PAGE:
Church Records Transcription Project

Hidden Histories actively seeks volunteers to help us with the transcription of our early records. Transcription makes these records much more accessible for scholars and the public, and the transcribed documents can be electronically searched.

We need help with transcribing, editing, and formatting — a number of different skill sets. Some documents are appropriate for beginning transcribers, others for those with more experience. The process is thus open to all volunteers — scholars, students, and anyone who likes a good historical puzzle.


As a Volunteer Transcriber, what might I discover?

Transcribing church records involves lists of births, deaths, and baptisms, but it also encompasses the records of pastoral meetings, church councils, and disciplinary cases. Local disputes contested in the records sometimes reveal the seedbeds of national change, such as in the case of the troubled conscience of one deacon in Byfield, Mass:

Abolitionist Stirrings in our Nation's Infancy

In 1781, Deacon Colman's conscience was disturbed. He was certain that given the choice, the pastor's African servant, Violet, would, like the colonists in the newly born nation, prefer to be free. The pastor, Rev. Moses Parsons, claimed that Violet did not wish to be freed, especially in such troublous times. Using the prestige of his office, Deacon Colman took his concerns door to door in the town of Byfield. Furthermore, he went to Violet directly and asked her himself if she would like to be freed.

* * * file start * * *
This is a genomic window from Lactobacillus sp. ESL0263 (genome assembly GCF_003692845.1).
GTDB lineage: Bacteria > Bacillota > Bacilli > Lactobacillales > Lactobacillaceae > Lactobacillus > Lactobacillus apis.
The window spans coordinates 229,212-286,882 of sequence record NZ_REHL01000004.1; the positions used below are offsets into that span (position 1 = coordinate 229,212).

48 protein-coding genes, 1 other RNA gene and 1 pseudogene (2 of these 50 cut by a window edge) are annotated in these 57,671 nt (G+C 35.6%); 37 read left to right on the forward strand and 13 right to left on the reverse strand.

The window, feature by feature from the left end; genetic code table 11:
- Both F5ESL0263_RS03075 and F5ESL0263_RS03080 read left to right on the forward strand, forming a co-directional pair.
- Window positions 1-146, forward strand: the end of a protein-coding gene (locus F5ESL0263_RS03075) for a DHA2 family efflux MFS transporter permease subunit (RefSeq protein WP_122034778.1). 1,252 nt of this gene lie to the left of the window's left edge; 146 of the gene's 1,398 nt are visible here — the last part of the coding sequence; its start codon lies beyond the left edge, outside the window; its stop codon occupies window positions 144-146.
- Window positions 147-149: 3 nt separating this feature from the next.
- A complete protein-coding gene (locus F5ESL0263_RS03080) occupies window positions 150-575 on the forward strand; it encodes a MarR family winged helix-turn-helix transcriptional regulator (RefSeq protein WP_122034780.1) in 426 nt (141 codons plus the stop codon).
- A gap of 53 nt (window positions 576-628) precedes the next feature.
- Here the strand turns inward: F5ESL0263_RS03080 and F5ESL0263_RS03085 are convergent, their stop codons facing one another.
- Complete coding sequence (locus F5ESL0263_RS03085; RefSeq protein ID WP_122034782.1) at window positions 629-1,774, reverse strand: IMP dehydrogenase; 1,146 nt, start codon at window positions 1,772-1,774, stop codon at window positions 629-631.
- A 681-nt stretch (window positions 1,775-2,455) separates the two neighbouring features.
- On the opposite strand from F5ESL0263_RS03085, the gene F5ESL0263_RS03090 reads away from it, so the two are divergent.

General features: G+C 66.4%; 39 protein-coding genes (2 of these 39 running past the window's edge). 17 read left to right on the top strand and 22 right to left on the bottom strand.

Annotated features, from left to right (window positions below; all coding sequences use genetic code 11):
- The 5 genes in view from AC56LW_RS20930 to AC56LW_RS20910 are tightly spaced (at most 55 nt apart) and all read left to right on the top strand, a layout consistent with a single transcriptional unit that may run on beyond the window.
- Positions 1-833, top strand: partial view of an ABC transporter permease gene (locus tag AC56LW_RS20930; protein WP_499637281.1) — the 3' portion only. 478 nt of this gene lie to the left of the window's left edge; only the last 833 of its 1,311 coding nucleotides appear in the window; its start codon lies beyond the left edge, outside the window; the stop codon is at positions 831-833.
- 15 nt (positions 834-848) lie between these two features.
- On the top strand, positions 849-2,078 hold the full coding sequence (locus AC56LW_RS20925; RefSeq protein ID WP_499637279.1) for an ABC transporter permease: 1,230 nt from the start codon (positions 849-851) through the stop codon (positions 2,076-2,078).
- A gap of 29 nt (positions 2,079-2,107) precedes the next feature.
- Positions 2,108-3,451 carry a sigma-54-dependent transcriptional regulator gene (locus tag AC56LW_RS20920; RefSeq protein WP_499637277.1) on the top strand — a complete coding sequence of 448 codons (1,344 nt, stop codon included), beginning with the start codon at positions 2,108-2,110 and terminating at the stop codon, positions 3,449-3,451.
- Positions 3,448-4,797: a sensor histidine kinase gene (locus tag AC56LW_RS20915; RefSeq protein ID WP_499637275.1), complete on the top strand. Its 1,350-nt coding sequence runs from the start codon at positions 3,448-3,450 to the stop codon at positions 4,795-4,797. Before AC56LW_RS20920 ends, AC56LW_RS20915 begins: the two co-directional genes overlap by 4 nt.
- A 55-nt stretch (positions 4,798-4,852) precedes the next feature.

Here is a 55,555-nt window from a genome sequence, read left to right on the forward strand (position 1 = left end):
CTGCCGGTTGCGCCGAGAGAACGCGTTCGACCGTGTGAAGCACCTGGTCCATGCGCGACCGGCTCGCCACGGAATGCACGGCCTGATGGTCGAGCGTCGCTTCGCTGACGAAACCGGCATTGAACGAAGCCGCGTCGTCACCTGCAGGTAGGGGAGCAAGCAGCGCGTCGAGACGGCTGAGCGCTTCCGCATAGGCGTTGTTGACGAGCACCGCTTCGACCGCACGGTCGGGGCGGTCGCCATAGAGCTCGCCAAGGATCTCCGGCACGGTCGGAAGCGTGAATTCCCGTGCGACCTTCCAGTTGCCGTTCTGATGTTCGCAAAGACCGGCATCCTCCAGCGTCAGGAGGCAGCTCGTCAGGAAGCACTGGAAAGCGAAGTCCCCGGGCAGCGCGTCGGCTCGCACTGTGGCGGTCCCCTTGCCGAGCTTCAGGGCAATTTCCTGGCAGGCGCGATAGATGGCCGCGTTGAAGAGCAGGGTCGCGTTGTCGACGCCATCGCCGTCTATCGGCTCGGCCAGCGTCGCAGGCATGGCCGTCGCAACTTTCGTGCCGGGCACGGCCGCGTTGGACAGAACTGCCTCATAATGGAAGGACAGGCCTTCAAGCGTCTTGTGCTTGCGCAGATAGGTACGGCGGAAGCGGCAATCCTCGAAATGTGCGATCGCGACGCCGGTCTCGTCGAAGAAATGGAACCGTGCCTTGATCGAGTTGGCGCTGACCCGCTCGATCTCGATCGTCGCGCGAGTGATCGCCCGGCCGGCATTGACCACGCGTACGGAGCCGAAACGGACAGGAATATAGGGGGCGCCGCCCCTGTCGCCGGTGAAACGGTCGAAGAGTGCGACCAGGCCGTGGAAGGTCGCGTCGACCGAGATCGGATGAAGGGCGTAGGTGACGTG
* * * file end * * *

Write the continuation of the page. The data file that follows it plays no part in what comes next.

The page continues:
But Deacon Colman's questions did not produce the effect he had desired. He was brought up on charges of "Injurious Treatment and Abuse of the Pastor." In response, he filed a counter-charge against Rev. Parsons for the crime of "man-stealing". It was left to the church council to decide whether the pastor could "justly be call'd a Thief" — especially in light of the deacon's new evidence, that Rev. Parsons had secretly planned to sell Violet for a sizeable sum…

Frequently, fascinating encounters such as the controversy in Byfield crop up in the records of early New England churches. As a Volunteer Transcriber, there is no telling what you may be the first to uncover in the records of New England's Hidden Histories.


Getting Started

  • Contact our transcription coordinator, Helen Gelinas, at and request a document. Tell us a bit about yourself and your experience with historic documents, and we will send you a high quality digital image to work with.
  • Editorial instructions are available on the guidelines reference page. Please follow these carefully.
  • Once you have completed a transcription, email it to Helen. Your transcription will be sent to a checker who will then return the work to you for correction. The corrected version will then be sent to the project editor who will perform a final check.

If you are already an experienced transcriber we can put you to work right away as a proofreader or editor. Please contact Helen if you are interested in serving in this capacity.